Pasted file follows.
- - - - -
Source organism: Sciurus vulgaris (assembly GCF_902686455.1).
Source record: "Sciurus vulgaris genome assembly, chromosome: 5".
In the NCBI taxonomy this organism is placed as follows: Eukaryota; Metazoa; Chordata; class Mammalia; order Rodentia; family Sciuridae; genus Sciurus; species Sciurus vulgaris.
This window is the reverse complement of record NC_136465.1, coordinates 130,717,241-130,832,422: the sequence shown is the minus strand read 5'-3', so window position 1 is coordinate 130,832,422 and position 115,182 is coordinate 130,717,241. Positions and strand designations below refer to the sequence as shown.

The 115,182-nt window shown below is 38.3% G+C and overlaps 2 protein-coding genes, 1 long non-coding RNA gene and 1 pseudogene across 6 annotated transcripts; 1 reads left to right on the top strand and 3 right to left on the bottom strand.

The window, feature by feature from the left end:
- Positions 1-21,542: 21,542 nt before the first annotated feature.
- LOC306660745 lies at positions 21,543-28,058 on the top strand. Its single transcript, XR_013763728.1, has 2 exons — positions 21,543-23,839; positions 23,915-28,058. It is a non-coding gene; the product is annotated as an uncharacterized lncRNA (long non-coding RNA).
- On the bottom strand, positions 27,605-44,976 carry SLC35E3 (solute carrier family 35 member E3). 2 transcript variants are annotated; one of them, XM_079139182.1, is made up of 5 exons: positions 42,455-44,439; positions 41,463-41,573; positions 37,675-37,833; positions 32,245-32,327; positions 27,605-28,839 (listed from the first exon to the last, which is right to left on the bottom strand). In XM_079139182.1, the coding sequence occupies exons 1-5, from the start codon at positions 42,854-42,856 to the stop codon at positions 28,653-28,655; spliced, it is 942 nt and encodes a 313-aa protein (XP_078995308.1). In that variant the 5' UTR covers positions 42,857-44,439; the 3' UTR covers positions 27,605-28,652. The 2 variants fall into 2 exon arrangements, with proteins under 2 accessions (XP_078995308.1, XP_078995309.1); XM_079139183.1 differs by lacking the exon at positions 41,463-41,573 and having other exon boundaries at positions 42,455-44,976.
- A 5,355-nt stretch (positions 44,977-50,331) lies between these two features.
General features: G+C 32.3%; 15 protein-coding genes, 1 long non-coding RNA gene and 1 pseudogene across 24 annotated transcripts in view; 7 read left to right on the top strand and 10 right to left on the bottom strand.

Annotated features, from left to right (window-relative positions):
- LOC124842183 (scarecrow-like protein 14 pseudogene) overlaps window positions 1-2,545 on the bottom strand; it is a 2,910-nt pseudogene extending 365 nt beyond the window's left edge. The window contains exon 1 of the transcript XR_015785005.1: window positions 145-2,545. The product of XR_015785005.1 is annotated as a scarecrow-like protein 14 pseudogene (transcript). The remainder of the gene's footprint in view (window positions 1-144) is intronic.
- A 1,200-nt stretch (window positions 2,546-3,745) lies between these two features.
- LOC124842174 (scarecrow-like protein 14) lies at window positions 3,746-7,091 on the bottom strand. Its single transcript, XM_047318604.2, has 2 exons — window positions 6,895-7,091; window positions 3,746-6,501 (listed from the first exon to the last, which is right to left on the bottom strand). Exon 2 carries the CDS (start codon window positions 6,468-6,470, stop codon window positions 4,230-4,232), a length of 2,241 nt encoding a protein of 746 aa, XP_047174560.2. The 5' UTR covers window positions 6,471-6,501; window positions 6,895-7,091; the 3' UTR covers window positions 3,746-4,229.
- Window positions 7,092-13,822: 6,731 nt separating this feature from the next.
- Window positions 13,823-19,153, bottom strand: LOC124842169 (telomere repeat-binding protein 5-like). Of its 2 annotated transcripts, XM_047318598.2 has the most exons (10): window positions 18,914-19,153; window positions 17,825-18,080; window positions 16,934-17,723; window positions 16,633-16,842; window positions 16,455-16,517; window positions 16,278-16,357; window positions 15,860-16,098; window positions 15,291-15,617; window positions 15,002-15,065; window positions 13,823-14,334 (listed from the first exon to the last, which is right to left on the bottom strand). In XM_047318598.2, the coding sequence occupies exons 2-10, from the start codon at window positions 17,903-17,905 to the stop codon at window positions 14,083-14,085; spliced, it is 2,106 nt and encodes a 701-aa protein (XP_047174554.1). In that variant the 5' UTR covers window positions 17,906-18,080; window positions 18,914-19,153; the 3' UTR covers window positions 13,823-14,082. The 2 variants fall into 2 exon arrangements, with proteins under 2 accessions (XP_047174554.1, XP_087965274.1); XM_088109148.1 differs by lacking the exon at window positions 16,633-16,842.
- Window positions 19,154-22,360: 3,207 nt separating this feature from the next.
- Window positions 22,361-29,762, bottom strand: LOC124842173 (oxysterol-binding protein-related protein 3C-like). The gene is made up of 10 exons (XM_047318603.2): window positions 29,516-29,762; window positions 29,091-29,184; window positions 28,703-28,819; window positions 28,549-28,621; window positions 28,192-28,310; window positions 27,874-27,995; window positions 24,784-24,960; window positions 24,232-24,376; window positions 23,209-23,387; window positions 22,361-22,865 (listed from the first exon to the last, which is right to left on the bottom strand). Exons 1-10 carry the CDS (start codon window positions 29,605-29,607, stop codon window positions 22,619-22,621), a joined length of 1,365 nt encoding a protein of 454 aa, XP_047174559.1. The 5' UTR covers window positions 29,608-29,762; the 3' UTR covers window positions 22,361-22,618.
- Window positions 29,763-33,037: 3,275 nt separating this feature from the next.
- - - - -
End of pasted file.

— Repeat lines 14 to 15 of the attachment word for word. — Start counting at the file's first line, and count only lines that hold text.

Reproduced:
- A 1,200-nt stretch (window positions 2,546-3,745) lies between these two features.
- LOC124842174 (scarecrow-like protein 14) lies at window positions 3,746-7,091 on the bottom strand. Its single transcript, XM_047318604.2, has 2 exons — window positions 6,895-7,091; window positions 3,746-6,501 (listed from the first exon to the last, which is right to left on the bottom strand). Exon 2 carries the CDS (start codon window positions 6,468-6,470, stop codon window positions 4,230-4,232), a length of 2,241 nt encoding a protein of 746 aa, XP_047174560.2. The 5' UTR covers window positions 6,471-6,501; window positions 6,895-7,091; the 3' UTR covers window positions 3,746-4,229.